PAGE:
PHOTO: Chengdongshan / Shutterstock.com
An educational webinar for veterinarians about CBD products and use of cannabidiol (CBD) products for pets with various medical conditions was presented by Dr. Zac Pilossoph, chief medical officer for Cansultants, Inc.
Sponsored by the National Cannabis Industry Association (NCIA) on its YouTube channel, Dr. Pilossoph also discussed the status of medical cannabis recommendations for veterinarians in the U.S. The presentation was titled, “The Cannabis Pet Industry: What’s to Know and What’s for Show.”
The presentation started off with a primer on the endocannabinoid system, which Pilossoph said, should be thought of as a “homeostatic regulator system” found in humans and “chordates,” or animals with a spine—including animals such as horses, birds, and reptiles that often are overlooked when CBD treatment for pets is considered.
Dr. Pilossoph commented that one of the reasons he took up education around cannabis-based medicines and their use in veterinary treatment was because he felt frustration from not having learned about the endocannabinoid system earlier, and the lack of instruction available to medical students and doctors.
“I felt frustrated, how I’d never learned this in school,” he explained.
Going on to cite published studies about the effects of CBD (and cannabis-based medicines), Pilossoph said there have been several studies, going back to the 1980s, that show cannabis had beneficial effects for several conditions including glaucoma, inflammation, and nausea, as well as having proven anti-bacterial properties.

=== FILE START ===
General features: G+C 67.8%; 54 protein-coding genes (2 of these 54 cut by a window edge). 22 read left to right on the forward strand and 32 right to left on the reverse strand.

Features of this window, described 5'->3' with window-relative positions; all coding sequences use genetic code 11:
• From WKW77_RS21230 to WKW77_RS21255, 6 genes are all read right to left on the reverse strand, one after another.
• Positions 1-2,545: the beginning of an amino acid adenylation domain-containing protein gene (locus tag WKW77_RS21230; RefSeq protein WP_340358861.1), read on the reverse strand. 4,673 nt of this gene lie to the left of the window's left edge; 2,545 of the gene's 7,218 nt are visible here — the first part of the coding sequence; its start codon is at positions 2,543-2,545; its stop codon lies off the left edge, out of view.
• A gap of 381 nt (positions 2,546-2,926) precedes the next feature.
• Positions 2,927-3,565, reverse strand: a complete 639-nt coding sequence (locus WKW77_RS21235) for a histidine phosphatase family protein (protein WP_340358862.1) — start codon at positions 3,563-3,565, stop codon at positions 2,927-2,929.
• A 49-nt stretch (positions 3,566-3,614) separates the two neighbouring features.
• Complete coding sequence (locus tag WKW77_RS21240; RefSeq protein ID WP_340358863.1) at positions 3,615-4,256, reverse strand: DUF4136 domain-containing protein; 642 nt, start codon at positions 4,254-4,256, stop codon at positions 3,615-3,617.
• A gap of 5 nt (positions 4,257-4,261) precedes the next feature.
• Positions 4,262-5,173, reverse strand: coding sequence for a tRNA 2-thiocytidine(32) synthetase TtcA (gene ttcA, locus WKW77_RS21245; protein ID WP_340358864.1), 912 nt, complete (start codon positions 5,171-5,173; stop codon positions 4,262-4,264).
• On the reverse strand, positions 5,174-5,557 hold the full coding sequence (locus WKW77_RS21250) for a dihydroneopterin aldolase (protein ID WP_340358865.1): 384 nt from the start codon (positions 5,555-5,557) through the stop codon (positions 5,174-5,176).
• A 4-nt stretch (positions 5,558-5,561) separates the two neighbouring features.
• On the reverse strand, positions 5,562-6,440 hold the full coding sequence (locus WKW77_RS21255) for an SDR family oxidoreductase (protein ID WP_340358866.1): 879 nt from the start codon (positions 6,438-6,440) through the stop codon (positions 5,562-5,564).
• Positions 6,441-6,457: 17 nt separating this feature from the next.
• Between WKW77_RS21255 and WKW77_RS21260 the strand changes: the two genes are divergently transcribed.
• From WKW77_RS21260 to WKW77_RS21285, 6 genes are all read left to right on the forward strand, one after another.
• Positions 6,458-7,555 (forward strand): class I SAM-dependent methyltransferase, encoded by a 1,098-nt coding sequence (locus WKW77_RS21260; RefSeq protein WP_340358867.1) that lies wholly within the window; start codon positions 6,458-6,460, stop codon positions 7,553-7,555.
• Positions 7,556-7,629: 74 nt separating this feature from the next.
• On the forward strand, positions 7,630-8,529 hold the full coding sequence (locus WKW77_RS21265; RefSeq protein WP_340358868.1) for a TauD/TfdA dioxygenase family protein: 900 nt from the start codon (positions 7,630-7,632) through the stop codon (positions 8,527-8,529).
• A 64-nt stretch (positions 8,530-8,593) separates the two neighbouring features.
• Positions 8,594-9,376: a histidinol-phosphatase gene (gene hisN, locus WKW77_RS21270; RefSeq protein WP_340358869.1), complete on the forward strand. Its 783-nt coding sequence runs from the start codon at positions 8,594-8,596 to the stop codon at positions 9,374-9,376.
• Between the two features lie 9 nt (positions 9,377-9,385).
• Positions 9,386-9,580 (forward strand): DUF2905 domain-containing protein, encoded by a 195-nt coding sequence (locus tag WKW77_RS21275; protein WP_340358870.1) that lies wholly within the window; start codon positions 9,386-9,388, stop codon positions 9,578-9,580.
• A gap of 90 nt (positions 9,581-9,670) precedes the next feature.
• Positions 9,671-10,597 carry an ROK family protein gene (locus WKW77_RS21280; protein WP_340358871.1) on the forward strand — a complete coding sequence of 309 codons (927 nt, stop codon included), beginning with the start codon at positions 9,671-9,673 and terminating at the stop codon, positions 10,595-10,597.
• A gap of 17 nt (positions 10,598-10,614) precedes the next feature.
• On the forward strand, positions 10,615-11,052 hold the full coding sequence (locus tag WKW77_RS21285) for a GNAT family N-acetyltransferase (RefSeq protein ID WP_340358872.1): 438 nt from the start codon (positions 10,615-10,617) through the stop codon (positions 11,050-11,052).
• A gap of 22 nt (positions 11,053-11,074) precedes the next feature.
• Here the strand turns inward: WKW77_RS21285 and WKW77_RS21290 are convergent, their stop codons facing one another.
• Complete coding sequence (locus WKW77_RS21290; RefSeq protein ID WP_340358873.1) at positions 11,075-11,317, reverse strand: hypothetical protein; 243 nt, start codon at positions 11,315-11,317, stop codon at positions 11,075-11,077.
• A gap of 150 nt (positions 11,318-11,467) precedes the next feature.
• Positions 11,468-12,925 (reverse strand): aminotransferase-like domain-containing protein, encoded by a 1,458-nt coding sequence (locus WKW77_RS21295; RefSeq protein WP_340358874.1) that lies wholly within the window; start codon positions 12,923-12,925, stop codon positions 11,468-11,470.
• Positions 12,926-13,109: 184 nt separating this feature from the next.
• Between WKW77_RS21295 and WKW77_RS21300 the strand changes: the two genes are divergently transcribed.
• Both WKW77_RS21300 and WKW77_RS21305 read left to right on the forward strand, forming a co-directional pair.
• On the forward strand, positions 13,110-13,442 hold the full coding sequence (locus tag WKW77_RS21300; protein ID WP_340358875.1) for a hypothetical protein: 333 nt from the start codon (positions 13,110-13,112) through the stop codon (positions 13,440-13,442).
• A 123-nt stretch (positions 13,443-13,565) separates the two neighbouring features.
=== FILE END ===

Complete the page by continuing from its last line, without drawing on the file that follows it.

In veterinary medicine, studies of cannabis- or hemp-based treatments are hard to find, but a wealth of anecdotal evidence has presented, as pet owners attest to the results they have seen when self-treating pets with CBD.
Pilossoph noted that such a trend among pet owners, by itself, should encourage more clinical studies to be conducted to identify the beneficial components in CBD (and other plant compounds). He added that a there have been studies conducted on dogs that indicated CBD could provide anti-inflammatory benefits for osteoarthritis and seizures.
Other plant compounds that work in synergy with cannabinoids create the “entourage effect,” Pilossoph said further. Terpenes and flavonoids, he said, seem to enhance the effects of cannabinoids in cannabis- and hemp-based medications.
“The entourage effect exists,” he said, which would suggest that “full-spectrum” formulations might provide greater therapeutic benefits.
Pilossoph hoped that product manufacturers would “harness the power of raw hemp,” as a resource